COLLEGE PARK, Md. – The University of Maryland is uniquely situated between two major sports markets that offer wide-ranging opportunities for Merrill College student to get real-world experience as reporters. Whether traveling to Indianapolis for the BIG10 Tournament or covering the Redskins and Ravens as credentialed sports journalists, Merrill students learn by doing.

Povich Visiting Professor Kevin Blackistone and Povich Sports Center Director George Solomon take their classes to cover the Nationals and other sporting events. Merrill adjuncts are actively involved as well in making sure what’s taught in the classroom is brought home real-time at sporting events from field hockey to football. For instance, Adjunct Dave Owens routinely takes his classes to sporting events where they can practice reporting and life shots.

Recently, Adjunct Lecturer Joe Yasharoff ’87 took his JOUR368Y sports producing class to a Terp basketball game at XFINITY Center – where they had a chance to not only cover the game as credentialed media, but talk with beloved Terps sportscaster Johnny Holliday and his color commentator Chris Knockey, NBC4 Sports Reporter Carol Maloney and her photographer Dan Buckley as well as Maryland Basketball Sports Information Director Zack Bolno. They also got to see the XFINITY Control Room where the games are broadcast and attend a post-game news conference.

Shots by Joe Yasharoff of his JOUR368Y class at a recent Terps vs. Illinois basketball game

Photos by Joe Yasharoff ’87 of his JOUR 368Y sports producing class at the Terps vs. Illinois game they covered.

The students were asked to write short comments about their experiences and here’s what they had to say:

It was a great experience and I learned a lot about all that goes into covering a sporting event. From live shots with Carol Maloney to the radio play-by-play with Johnny Holliday, we got the chance to see how all these elements work in tandem to create a live broadcast and packages for the nightly news. My biggest take away was that this is definitely the career that I want to pursue.- Junior Miya Treawell

As a student, this is absolutely one of, if not the best experience I have had in my 4 years. Obviously there is a lot you can learn in a classroom but being at a game and working and covering the game as a real in the moment job has given me more knowledge and experience than 5 days in a classroom. That statement is no discredit to any of my professors, it is just a hyperbole as to how profound the experience was to get to be court side and behind the scenes. If the opportunity is there for future classes and future students, I hope they get to do the same thing because it was absolutely unforgettable. – Senior Alec Milton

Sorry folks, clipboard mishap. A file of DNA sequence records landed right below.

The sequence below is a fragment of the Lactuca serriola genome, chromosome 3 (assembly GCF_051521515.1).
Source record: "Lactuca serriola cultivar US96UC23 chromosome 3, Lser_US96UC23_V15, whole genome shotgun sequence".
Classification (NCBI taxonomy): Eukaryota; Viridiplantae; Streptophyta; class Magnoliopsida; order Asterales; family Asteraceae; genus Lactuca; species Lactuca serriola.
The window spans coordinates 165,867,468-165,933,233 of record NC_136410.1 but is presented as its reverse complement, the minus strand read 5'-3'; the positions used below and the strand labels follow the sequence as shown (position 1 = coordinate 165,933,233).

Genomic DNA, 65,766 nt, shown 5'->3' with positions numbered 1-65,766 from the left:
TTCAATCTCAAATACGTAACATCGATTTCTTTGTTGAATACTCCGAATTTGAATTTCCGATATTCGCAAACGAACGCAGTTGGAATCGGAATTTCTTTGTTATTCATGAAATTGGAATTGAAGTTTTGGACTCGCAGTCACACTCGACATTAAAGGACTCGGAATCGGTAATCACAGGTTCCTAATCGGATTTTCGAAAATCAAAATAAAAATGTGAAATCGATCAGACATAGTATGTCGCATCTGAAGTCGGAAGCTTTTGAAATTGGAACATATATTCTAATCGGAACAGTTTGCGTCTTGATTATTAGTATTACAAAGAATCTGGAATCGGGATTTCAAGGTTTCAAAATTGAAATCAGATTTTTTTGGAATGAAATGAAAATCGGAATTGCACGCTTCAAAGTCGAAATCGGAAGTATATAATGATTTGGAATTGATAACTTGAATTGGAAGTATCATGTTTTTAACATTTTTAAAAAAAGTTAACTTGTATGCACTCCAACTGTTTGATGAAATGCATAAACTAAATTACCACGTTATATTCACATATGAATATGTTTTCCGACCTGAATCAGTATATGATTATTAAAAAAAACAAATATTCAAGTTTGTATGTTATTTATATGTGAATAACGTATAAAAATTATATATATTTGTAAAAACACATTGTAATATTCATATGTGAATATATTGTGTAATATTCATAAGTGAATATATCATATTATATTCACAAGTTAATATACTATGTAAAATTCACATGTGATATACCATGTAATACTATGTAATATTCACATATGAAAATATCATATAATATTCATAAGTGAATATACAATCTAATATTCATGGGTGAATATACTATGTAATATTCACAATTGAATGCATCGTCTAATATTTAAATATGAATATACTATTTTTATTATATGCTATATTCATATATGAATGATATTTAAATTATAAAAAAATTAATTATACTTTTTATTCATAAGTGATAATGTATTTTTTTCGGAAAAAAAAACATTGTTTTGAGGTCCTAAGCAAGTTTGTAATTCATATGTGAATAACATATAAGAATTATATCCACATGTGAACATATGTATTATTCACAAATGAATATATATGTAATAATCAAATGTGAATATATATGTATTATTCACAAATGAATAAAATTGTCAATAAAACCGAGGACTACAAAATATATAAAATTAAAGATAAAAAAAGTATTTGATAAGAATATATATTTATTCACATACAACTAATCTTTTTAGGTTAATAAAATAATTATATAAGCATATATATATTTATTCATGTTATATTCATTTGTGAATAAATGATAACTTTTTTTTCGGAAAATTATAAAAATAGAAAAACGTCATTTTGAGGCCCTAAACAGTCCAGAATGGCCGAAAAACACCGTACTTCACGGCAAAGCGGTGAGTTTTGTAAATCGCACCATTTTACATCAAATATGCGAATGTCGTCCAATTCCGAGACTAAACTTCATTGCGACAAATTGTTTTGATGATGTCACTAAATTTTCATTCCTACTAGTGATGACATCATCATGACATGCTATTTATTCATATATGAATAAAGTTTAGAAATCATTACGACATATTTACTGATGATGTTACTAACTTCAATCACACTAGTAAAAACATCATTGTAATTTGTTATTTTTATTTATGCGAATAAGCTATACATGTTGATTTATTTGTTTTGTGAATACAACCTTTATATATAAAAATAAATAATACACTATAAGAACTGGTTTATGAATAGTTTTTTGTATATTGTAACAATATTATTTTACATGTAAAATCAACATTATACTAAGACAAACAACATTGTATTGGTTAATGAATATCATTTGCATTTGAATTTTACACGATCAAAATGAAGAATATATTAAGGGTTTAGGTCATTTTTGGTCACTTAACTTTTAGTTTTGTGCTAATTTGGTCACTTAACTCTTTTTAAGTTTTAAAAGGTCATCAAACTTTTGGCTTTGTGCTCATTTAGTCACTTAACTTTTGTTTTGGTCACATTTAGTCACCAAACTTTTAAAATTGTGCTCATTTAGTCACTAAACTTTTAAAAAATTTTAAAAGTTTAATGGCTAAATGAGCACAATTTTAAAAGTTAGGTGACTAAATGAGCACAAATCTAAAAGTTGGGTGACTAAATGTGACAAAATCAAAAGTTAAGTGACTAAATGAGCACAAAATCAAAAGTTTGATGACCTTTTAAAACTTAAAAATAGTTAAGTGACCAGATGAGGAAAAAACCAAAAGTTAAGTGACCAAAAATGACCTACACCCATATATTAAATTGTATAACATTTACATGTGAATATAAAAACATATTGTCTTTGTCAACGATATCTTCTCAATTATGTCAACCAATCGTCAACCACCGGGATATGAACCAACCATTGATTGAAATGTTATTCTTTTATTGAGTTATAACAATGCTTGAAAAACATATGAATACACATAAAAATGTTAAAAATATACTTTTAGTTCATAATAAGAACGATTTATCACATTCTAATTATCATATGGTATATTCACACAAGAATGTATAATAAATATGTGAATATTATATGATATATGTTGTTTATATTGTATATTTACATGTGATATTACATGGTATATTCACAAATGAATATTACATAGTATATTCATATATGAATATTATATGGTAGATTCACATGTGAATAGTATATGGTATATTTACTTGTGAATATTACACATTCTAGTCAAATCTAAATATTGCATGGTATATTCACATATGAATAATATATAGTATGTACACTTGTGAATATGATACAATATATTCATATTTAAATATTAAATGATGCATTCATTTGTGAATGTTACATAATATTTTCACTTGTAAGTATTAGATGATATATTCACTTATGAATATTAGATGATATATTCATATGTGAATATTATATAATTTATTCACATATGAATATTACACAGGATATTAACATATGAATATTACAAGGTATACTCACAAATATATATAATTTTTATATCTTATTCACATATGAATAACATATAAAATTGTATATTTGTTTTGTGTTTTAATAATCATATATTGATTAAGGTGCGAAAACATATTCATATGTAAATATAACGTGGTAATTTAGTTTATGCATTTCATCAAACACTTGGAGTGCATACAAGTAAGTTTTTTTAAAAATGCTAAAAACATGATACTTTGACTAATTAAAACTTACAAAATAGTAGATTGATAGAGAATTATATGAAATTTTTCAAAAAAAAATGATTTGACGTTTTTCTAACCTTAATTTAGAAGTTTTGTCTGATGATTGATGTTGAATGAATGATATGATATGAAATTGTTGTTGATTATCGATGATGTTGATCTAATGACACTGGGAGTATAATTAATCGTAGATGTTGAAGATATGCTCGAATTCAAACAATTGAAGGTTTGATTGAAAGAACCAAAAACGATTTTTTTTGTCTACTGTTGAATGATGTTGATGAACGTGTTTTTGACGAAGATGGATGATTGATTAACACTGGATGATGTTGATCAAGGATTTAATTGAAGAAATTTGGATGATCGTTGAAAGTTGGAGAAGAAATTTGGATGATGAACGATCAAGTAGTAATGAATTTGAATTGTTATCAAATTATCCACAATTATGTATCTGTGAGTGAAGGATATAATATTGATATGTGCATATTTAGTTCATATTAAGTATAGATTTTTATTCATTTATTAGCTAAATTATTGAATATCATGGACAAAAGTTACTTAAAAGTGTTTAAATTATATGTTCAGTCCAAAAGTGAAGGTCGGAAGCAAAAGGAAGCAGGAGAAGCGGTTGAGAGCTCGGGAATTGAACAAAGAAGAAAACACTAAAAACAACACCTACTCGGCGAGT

While I’ve called a lot of games on press row for WMUC Sports, this was the first time I’ve ever gotten to meet the legendary Johnny Holliday. Live game broadcasting is one of the things I might possibly look into doing after my time in school, so it was just a really cool experience to meet him, talk to him about how he prepares for the game, and even sneak a little peek at his sheet that he uses to help him call the game. Seeing Carol Maloney do a live shot before the game and seeing her scramble when not everything went according to plan was a fun thing to see because it showed me that you always have to think on your feet because things won’t always go according to plan. – Junior Thomas Pullano

Overall it was just an incredible experience. We met such great people, journalists who are great at what they do and genuinely interested in helping us out however they can.  I wish I had been able to do something like this sooner than now in my last semester at Maryland. Thanks to Joe for taking the extra time to bring us there. Hands-on experience is obviously invaluable. – Senior Danielle Ling

Last week, we went to the Maryland-Illinois game as a class and learned how to cover a live game for television.  This was an invaluable experience, and I am so grateful for it.  You can learn about how to cover a game in your classes, but it doesn’t actually compare to being there and actually doing it.  The experience was also a great opportunity to meet and learn from professionals in the field.  For example, we got to watch Carol Maloney from NBC4 do her live shot and prep for her game coverage, and she had time that she could give us advice on how to do the job successfully as well. In addition to learning just how to cover the game for television, it was also an awesome chance to learn about the other media jobs a live sporting events.  We went into the Xfinity Center control room, where Ed Clark gave us the rundown on the in-house show that they produce for the video boards.  We also met the sports information director and Johnny Holliday, and they were able to give us insight about their jobs, which was great because it gave us an idea of other jobs we could potentially pursue in the future. Overall, it was definitely a great experience, and I would definitely recommend that other journalism classes provide students with similar opportunities to be out in the field and practice what they learn. – Junior Lauren Bork